References in classic literature ?
A family affair," said Mazarin, suddenly, detaining them in their seats.
The marriage is not yet a settled affair, for they are awaiting news from Russia.
That being so, picture to yourself the issue of the affair--an affair which will not quite end as you think it will.
This was the principal affair which then brought Mr Dowling to town; therefore he took the same opportunity to charge himself with some money for Mr Allworthy, and to make a report to him of some other business; in all which, as it was of much too dull a nature to find any place in this history, we will leave the uncle, nephew, and their lawyer concerned, and resort to other matters.
Every man who knows to the minutest details all the complexity of the conditions surrounding him, cannot help imagining that the complexity of these conditions, and the difficulty of making them clear, is something exceptional and personal, peculiar to himself, and never supposes that others are surrounded by just as complicated an array of personal affairs as he is.
The kind of thing which meets us under the surface of this affair, otherwise without gravity, is unusual - in this precise form at least - and requires special treatment.
It is well known how violent the king's prejudices were against the queen, and how carefully these prejudices were kept up by the cardinal, who in affairs of intrigue mistrusted women infinitely more than men.
The marshal of the field was lost in astonishment at the words of Tosilos; and as he was one of those who were privy to the arrangement of the affair he knew not what to say in reply.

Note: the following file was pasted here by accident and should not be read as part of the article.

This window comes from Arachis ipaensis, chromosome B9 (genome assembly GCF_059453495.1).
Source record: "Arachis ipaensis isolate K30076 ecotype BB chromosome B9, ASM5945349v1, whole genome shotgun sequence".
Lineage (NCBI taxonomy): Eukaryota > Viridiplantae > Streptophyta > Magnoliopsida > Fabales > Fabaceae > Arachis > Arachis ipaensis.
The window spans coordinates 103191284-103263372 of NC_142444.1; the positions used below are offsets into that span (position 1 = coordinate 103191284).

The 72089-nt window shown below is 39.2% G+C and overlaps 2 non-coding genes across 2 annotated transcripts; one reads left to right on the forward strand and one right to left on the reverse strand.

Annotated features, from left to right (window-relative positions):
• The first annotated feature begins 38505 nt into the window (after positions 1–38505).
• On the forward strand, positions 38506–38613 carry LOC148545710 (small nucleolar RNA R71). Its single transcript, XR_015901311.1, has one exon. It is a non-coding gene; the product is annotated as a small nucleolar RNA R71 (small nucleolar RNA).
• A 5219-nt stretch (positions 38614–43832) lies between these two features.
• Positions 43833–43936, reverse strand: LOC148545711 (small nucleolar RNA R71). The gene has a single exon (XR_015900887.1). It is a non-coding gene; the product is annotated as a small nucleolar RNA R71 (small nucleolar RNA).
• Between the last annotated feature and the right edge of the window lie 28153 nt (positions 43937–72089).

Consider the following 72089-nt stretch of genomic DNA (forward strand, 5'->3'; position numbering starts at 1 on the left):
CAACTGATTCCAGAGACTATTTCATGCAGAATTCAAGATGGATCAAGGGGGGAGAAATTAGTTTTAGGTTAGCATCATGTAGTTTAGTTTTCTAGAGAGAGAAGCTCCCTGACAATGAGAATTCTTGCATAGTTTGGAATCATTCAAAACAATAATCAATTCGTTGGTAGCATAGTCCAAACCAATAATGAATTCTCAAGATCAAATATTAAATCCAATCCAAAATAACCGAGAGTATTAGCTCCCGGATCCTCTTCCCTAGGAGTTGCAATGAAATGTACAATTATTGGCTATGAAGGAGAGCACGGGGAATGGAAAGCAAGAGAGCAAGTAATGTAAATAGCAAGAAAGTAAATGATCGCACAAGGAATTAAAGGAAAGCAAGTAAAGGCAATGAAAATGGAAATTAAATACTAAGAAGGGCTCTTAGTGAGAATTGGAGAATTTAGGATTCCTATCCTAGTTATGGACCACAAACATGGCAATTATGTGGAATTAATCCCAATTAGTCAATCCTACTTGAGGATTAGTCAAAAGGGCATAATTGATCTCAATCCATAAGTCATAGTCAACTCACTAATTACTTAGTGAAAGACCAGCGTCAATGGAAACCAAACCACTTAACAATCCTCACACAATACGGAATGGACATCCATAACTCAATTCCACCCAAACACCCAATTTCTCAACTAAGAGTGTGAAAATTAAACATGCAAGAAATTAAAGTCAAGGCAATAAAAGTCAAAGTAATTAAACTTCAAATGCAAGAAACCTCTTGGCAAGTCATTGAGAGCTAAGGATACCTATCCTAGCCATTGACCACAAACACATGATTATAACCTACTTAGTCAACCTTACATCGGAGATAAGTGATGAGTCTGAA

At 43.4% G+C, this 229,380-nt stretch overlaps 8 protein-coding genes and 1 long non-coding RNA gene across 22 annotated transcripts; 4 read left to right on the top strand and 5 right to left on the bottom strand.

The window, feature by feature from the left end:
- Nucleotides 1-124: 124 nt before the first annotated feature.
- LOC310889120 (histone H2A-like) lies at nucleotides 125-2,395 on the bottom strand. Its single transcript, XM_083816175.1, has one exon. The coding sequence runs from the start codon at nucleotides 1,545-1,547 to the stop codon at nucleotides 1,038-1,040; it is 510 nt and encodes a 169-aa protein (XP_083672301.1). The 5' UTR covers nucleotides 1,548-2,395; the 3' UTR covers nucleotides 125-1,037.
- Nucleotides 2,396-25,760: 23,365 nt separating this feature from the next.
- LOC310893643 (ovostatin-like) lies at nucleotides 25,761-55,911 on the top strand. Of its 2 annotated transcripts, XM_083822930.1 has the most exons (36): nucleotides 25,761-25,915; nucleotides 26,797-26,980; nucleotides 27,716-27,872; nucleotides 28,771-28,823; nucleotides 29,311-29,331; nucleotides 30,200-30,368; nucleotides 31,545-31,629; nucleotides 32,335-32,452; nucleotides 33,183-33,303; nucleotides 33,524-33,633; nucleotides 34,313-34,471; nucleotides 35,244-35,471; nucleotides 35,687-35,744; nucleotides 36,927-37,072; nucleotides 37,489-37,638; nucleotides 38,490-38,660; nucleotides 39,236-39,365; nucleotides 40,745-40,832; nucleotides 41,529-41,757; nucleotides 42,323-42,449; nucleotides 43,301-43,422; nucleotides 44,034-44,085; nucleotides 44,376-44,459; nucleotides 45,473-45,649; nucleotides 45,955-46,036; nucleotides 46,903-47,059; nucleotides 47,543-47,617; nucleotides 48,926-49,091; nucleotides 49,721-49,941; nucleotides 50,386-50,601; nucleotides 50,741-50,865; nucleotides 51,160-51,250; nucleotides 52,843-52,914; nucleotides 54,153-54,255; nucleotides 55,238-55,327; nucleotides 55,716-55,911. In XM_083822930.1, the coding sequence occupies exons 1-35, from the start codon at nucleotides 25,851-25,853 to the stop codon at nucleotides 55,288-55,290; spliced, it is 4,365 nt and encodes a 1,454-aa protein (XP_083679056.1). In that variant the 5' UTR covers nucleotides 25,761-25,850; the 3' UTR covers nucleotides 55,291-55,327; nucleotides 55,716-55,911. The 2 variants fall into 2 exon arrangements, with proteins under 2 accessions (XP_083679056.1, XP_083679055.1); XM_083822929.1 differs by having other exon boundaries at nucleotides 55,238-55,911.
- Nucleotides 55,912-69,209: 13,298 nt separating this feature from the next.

A branch of knowledge which belongs to the acquirements of a federal representative, and which has not been mentioned is that of foreign affairs.
And if there are some who think that a prince who conveys an impression of his wisdom is not so through his own ability, but through the good advisers that he has around him, beyond doubt they are deceived, because this is an axiom which never fails: that a prince who is not wise himself will never take good advice, unless by chance he has yielded his affairs entirely to one person who happens to be a very prudent man.
It is in vain for princes, to take counsel concerning matters, if they take no counsel likewise concerning persons; for all matters are as dead images; and the life of the execution of affairs, resteth in the good choice of persons.
Moreover, the Rostovs' affairs were seriously embarrassed, as the suitor could not but know; and above all, Vera was twenty-four, had been taken out everywhere, and though she was certainly good-looking and sensible, no one up to now had proposed to her.